Muay thai leg kicks

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The Leg Kick
Your guide to using the shin kick in the ring or the cage.

by

Wim Demeere

Picture: Rob Kaman scoring a leg kick on Carmichael. Courtesy of www.fightingmaster.com

Go to http://www.wimsblog.com/ for more info

Copyright Wim Demeere 2009

Introduction
I remember the first muay Thai video I bought: The most anticipated fight of that time, Rob
Kaman against ErnestoHoost. Kaman had been a champion for a while then and Hoost was a rising
star. Many people thought Kaman was getting old and Hoost would make mincemeat out of him.
As it turned out, Kaman KOed Ernesto after five rounds of some of the most intense fighting I’d
ever seen in a ring. But what impressed me most was Kaman’s trademark move, the leg kick. He
used it to punish Hoost and even lift him offhis feet with it, forcing Hoost into a perfect face plant
on the canvas. Pure, raw power in a single kick. What’s not to be impressed about?
I went on to see more of Kaman’s fights and it became even more clear: he was an expert at using
the leg kick. Even though his opponents knew full well they should be wary of it, Rob always found
a way to surprise them and slam his shins into their upperlegs. He was so effective with his shin
kicks that he knocked out many opponents with it; they just couldn’t get up anymore. Sometimes he
only needed to land a handful of his “hammer kicks” before they were left sprawling on the floor,
wondering what the heck just happened.
Seeing Kaman in action started me on a quest to learn more about that particular technique. On the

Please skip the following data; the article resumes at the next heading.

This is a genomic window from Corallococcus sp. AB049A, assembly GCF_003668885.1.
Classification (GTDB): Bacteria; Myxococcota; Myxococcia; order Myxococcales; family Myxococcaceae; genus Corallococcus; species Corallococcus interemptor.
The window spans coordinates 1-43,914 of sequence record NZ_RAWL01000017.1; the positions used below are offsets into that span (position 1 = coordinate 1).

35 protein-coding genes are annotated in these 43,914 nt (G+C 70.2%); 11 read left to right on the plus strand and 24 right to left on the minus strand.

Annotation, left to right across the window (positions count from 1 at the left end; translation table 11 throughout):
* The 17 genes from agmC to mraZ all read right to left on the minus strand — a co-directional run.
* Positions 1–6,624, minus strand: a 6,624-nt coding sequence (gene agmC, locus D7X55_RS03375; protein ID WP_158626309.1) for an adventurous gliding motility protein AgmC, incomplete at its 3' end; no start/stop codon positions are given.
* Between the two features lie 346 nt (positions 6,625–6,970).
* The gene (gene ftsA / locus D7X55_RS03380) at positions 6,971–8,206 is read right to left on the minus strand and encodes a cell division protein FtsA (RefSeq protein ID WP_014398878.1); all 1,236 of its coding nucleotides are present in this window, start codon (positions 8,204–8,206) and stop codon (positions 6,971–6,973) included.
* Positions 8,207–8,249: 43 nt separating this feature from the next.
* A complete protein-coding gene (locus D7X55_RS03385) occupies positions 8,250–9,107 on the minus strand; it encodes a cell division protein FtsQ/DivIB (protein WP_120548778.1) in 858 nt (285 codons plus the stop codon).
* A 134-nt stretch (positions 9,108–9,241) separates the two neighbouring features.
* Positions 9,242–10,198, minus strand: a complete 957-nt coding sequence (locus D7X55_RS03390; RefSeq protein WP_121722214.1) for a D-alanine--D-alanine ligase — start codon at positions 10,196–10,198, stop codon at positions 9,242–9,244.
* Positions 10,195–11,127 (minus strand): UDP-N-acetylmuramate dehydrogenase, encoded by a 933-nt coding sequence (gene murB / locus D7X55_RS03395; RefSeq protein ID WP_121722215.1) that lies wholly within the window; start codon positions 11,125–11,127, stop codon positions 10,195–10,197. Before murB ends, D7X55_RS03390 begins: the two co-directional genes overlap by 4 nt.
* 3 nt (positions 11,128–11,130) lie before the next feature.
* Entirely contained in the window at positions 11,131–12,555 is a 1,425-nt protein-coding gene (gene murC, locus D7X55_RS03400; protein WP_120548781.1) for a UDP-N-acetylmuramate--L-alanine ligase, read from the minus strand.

surface, it lookseasy: swing your leg around like a baseball bat and the other guy grimaces in pain
on impact. In reality, it’s one of the most difficult techniques to perform correctly while avoiding
injuring yourself or being countered. The technical aspects require much more attention to detail
that you might expect when you see a fighter throw a successful leg kick. And the strategy and
tactics to use it withalso take an effort to master. But it can be done, it isn’t even all that difficult.
The only thing you need is time and patience… Of course, knowing what to do also helps, which is
where this free guide comes in.
The purpose of this guide is to give you some pointers on how you can make this formidable
technique work for you in the kickboxing and muay Thai ring or in MMA’s cage. I’ll explainthe
technical details of the many different parts of the shin kick and do so as well as I can. But keep in
mind that this information is only what works for me and my students.
If your experience differs from mine, that’s OK. If your coach or teachers says “That Demeere idiot
is full of crap! THIS is the only way you should do a leg kick!” then listen to him and do as he says.
I’m not therewith you and can’t tell if you’re showing him what I have in mind when I write
something here versus your interpretation of it. Or there may be specific reasons why he wants you
to do something else than what I’m talking about. Beyond that, martial artists rarely agree about

Go to http://www.wimsblog.com/ for more info

Copyright Wim Demeere 2009

anything so it’s only normal that peoplewill disagree with some of the things in this guide.
Let me repeat it; that’s OK by me. This isn’t a Bible, Torah or Koran by any means so waging holy
war over it is not worth it. I won’t get my little duck feelings hurt if you or anybody else thinks I got
it wrong.
But if you take away only one idea or practical tip from this guide and use it, then it’s worth it. If
you find several thingsto improve your leg kick or pick up a few tricks to surprise your opponents
and sparring partners with it, that’s even better. If you get more out of it still, heck I’ll be thrilled.
Whichever one it is, I hope you enjoy reading this guide and can find some use for it. If you
appreciate it, feel free to visit my blog at http://www.wimsblog.com/ and leave a comment there.

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